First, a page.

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Project Lead the Way Gives Carthage 8th Graders Chance to See En - KOAM TV 7

Project Lead the Way Gives Carthage 8th Graders Chance to See Engineering & Bio-Medical Class Options with Labs

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Carthage eighth grade students get to see engineering and bio-medical classes helping make high school students college and career ready.

Project Lead the Way offered a day of lab experiences to show the younger students their future choices.

Playing with robots seems like fun for 8th grade students but it’s an application of science that they can explore through Project Lead the Way or PLTW at Carthage high school. It’s one of four engineering programs they can begin as freshman, like soldering or using a three “d” printer to give them a taste of what they could do in the real world.

Project Lead the Way instructor Chad Jones says, "They're working in groups. They're given open ended problems. They go through a design process to pick out the best solution to that problem and along that way they use design  skills, sketching, solid modeling.  They use lots of scientific principles and physics principles."

Students like Addysen Chrisman, a junior, learn how to create, assemble and test the results of their work.

Addysen says,  "It’s actually kind of  fun because you build your own things. You make it like you want it, but of course there’s guidelines. You follow those, but still do what you want."

It’s an elective class that's opened her eyes to a career in architectural drafting. She's taking three engineering based classes now within the school’s block schedule along with core classes.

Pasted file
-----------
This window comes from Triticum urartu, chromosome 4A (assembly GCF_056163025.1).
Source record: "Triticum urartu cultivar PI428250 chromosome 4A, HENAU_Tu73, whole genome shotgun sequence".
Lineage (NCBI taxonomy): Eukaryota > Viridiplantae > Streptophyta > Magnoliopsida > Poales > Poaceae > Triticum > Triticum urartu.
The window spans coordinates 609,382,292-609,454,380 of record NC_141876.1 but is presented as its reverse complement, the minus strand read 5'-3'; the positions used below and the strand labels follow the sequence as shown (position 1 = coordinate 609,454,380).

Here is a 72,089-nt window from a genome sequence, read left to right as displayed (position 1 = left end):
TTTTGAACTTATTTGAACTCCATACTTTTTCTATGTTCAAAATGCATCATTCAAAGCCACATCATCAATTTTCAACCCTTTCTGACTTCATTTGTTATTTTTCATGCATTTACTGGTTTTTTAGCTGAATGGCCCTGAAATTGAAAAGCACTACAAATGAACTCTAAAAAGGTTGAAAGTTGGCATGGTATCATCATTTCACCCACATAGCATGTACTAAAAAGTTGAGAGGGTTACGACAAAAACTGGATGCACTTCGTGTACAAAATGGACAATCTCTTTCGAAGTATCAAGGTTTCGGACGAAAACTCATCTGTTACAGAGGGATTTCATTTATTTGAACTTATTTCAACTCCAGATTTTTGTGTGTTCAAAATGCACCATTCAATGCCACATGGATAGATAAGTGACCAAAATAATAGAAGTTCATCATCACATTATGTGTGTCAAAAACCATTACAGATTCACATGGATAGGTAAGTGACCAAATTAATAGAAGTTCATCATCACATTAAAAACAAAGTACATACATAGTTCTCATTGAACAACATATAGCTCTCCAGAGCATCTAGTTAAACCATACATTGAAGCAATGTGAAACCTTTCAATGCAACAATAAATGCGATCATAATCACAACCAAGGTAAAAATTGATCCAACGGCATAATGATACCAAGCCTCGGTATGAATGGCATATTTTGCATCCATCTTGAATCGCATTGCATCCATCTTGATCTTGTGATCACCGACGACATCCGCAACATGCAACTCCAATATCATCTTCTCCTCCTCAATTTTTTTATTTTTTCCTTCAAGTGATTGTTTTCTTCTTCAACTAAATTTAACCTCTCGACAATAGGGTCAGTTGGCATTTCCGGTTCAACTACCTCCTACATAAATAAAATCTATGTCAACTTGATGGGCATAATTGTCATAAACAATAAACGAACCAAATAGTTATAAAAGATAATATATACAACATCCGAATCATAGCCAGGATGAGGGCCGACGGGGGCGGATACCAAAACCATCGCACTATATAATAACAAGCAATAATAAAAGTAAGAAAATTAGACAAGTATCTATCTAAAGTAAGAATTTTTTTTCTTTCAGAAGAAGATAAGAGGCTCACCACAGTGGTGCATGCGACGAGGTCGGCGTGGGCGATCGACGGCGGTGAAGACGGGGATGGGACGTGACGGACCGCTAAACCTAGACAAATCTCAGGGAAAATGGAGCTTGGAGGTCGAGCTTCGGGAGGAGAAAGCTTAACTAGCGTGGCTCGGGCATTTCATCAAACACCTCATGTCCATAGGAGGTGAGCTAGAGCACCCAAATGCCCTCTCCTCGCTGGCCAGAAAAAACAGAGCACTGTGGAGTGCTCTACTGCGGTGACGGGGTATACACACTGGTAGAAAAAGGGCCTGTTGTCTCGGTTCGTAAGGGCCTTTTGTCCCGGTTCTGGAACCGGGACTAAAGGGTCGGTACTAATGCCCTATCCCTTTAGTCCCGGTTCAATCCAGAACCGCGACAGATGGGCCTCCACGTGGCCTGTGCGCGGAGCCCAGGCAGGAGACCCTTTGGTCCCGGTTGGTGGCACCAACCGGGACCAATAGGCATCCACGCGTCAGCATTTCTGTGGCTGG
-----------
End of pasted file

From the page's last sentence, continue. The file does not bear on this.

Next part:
Junior high students also got a literal taste for the bio medical field using bitter tasting strips that  demonstrate inherited genes and DNA.

Bio-medical instructor Chris Wilkerson says, "They're growing fields in the job market today: medical fields.  And our kids are getting a jump start on all that." 

While other students play real life medical detectives analyzing blood samples from a crime scene and  measuring hematocrit percentages.

"Now multiply by 100. That's 67 percent,"says the teacher. They are hands on classes that incorporate math and science.

The program just came to the junior high in the fall of 2015 as an advanced elective course. Junior high Lead the Way teacher Lindsay Mikhail says, “I think it makes them fall in love with the subject again. Actually, I think it helps them fall in love with learning again. They come in to class everyday excited to see what we're doing and to get started."

And 8th grade student Miriam Copeland says of seeing the high school courses, "I think it shows kids they can have fun in these subjects and learn a lot while getting more opportunities and new experiences."

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